Fresh leaks have hinted that Netflix is talking directly to cable TV providers to make itself an add-on service. Multiple Reuters informants had Netflix negotiating to become an on-demand, paid extra for TV service. One provider would be ready to provide Netflix before the end of 2012 if cleared quickly.
Letter urges FCC to reveal all data in AWS buy
The deal for AWS spectrum between Verizon and a number of cable companies is facing more troubles as several rivals not keen on the deal have written a letter to the FCC (PDF) asking for full disclosure. Authored by T-Mobile USA, DirecTV, and eight others, the petition asks for redacted evidence that will give them the ability to argue that the deal is anti-competitive. They argue against the parties involved in the deal with Verizon who say access to all the documents isn't in the public's interest.
Suit centers around four patents
Comcast has reportedly filed a lawsuit against Sprint in a Pennsylvania court, accusing the latter of violating several patents related to wireless network technology. The suit centers around four patents that were issued between 1999 and 2010, covering technology ranging from backhaul to USB modems and MMS/SMS messaging systems.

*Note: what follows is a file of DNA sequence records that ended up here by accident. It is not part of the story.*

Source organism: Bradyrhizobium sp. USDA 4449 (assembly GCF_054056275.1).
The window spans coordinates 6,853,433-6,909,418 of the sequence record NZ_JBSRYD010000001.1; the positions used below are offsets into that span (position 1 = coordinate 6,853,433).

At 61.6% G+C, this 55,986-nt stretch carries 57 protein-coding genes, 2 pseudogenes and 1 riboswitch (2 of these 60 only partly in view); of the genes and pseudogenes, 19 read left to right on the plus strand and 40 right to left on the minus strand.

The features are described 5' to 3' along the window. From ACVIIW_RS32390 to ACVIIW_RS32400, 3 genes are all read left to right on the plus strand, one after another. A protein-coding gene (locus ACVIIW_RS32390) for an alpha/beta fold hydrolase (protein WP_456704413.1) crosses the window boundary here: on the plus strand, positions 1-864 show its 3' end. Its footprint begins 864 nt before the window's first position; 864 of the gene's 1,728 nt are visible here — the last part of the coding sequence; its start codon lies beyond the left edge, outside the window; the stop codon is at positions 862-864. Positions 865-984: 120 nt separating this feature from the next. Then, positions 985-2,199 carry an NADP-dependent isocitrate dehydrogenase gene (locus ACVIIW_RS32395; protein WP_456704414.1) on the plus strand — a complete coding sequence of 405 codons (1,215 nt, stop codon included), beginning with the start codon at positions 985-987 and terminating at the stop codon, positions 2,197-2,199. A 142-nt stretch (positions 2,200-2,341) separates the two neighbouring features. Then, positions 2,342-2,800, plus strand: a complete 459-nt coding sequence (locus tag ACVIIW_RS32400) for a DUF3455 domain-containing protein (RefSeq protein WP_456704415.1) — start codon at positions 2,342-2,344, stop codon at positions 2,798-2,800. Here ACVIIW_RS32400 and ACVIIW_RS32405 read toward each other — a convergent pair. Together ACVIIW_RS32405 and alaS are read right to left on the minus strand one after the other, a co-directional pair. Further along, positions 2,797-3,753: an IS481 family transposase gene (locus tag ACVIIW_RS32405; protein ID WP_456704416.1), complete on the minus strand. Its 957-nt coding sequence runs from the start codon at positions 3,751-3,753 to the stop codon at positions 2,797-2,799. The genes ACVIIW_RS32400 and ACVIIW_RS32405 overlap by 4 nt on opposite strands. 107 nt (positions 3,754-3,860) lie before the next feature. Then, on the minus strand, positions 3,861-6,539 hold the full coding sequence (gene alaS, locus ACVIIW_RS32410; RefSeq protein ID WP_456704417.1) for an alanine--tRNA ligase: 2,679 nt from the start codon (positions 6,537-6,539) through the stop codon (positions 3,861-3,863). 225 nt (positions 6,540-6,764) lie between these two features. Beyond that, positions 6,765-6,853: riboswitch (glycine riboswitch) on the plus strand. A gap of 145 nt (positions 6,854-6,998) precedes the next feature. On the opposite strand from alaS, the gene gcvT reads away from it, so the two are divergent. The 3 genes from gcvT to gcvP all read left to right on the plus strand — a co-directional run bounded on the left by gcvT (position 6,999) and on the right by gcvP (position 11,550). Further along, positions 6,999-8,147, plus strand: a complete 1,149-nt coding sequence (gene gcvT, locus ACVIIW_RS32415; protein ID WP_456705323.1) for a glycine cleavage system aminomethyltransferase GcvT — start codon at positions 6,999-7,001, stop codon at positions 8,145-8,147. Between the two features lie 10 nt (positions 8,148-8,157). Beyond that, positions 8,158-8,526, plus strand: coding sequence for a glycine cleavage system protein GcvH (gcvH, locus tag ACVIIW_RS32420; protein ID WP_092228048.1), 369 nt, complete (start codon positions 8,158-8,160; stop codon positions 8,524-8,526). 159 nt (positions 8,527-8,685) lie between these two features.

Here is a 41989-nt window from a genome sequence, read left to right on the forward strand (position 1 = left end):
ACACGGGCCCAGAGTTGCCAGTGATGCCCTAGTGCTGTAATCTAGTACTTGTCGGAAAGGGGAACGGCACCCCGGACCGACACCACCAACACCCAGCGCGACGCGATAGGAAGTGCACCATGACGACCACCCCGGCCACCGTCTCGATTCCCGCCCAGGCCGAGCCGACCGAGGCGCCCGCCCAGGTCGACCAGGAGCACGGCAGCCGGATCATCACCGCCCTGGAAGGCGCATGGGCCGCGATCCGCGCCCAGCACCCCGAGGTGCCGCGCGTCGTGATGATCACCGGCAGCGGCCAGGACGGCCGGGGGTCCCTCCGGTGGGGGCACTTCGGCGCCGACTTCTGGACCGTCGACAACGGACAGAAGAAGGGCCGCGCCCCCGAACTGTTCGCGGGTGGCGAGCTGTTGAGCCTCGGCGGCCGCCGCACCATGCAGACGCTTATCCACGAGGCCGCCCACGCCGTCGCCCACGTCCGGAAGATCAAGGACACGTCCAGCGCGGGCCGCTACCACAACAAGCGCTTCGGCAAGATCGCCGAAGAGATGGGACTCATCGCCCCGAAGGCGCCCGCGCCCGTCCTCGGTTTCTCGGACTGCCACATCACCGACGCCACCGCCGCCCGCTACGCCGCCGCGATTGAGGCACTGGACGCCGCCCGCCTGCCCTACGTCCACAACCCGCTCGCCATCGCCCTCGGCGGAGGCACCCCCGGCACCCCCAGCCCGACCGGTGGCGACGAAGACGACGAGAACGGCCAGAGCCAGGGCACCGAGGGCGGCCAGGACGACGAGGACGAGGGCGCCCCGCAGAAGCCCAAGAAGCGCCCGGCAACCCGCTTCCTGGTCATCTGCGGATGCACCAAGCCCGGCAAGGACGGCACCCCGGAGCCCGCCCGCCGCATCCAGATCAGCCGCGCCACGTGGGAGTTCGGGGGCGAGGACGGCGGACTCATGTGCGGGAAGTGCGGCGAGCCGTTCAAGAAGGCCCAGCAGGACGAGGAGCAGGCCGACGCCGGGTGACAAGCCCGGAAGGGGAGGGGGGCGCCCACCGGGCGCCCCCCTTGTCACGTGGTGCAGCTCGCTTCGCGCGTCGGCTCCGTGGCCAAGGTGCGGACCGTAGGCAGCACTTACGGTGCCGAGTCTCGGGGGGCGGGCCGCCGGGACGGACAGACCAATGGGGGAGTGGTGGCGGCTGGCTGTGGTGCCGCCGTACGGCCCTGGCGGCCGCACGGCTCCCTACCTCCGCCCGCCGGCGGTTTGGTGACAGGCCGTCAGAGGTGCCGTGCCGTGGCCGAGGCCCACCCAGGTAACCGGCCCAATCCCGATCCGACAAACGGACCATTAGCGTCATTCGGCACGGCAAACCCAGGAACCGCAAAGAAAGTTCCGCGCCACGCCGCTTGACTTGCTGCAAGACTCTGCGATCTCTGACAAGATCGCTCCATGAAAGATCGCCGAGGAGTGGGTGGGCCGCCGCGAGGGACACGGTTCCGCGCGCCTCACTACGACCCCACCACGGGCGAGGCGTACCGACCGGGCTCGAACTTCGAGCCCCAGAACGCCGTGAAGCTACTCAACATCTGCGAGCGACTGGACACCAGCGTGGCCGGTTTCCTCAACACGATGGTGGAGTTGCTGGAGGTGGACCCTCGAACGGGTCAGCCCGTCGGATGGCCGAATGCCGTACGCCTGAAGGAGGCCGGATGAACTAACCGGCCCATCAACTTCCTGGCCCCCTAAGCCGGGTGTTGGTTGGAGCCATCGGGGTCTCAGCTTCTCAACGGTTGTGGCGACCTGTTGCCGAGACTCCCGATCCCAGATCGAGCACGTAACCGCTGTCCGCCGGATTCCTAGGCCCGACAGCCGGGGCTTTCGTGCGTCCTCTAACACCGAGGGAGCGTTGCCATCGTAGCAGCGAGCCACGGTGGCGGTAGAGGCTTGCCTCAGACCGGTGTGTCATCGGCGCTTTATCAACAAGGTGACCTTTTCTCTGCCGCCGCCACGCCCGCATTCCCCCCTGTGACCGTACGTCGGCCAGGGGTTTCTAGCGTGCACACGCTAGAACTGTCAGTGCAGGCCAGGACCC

T-Mobile urges FCC to block Verizon spectrum buy
T-Mobile USA has urged the FCC to block the $3.9 billion sale of wireless spectrum by cable companies to Verizon Wireless on Tuesday. Possibly frustrated after its own deal with AT&T was denied, the provider argued the deal between Verizon, Comcast, Time Warner Cable, Bright House Networks, and Cox Communications would give Verizon an "excessive concentration" of wireless spectrum. Verizon is already the biggest cellphone company in the US, while T-Mobile is fourth largest.
Comcast tries Internet VOD to fend off rivals
Comcast on Tuesday tried its hand at mitigating the impact of Internet video on traditional TV by launching Streampix. The service will include a mix of movies and TV shows across its own NBCUniversal as well as Disney, Sony, and Warner Bros. Access won't be confined to Comcast's own network and should include mobile and computer access to some content that would normally go through Comcast's traditional video on demand.